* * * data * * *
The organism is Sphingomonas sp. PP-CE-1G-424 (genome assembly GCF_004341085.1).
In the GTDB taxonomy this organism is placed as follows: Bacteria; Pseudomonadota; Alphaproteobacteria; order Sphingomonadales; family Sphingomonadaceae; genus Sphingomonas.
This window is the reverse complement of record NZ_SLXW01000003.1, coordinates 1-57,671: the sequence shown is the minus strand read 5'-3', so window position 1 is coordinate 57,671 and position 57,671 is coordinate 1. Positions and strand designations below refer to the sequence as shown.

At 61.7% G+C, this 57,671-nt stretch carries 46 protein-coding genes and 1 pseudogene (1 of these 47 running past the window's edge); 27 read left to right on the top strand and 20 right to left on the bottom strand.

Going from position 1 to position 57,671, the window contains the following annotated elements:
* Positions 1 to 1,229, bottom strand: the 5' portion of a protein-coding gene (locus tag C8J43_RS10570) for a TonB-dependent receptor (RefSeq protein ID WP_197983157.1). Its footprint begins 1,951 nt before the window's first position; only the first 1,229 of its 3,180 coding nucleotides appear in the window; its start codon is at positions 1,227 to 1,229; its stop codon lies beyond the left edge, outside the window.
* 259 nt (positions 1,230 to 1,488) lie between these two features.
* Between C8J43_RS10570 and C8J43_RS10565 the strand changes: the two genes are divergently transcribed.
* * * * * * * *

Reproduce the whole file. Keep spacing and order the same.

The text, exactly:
The organism is Sphingomonas sp. PP-CE-1G-424 (genome assembly GCF_004341085.1).
In the GTDB taxonomy this organism is placed as follows: Bacteria; Pseudomonadota; Alphaproteobacteria; order Sphingomonadales; family Sphingomonadaceae; genus Sphingomonas.
This window is the reverse complement of record NZ_SLXW01000003.1, coordinates 1-57,671: the sequence shown is the minus strand read 5'-3', so window position 1 is coordinate 57,671 and position 57,671 is coordinate 1. Positions and strand designations below refer to the sequence as shown.

At 61.7% G+C, this 57,671-nt stretch carries 46 protein-coding genes and 1 pseudogene (1 of these 47 running past the window's edge); 27 read left to right on the top strand and 20 right to left on the bottom strand.

Going from position 1 to position 57,671, the window contains the following annotated elements:
* Positions 1 to 1,229, bottom strand: the 5' portion of a protein-coding gene (locus tag C8J43_RS10570) for a TonB-dependent receptor (RefSeq protein ID WP_197983157.1). Its footprint begins 1,951 nt before the window's first position; only the first 1,229 of its 3,180 coding nucleotides appear in the window; its start codon is at positions 1,227 to 1,229; its stop codon lies beyond the left edge, outside the window.
* 259 nt (positions 1,230 to 1,488) lie between these two features.
* Between C8J43_RS10570 and C8J43_RS10565 the strand changes: the two genes are divergently transcribed.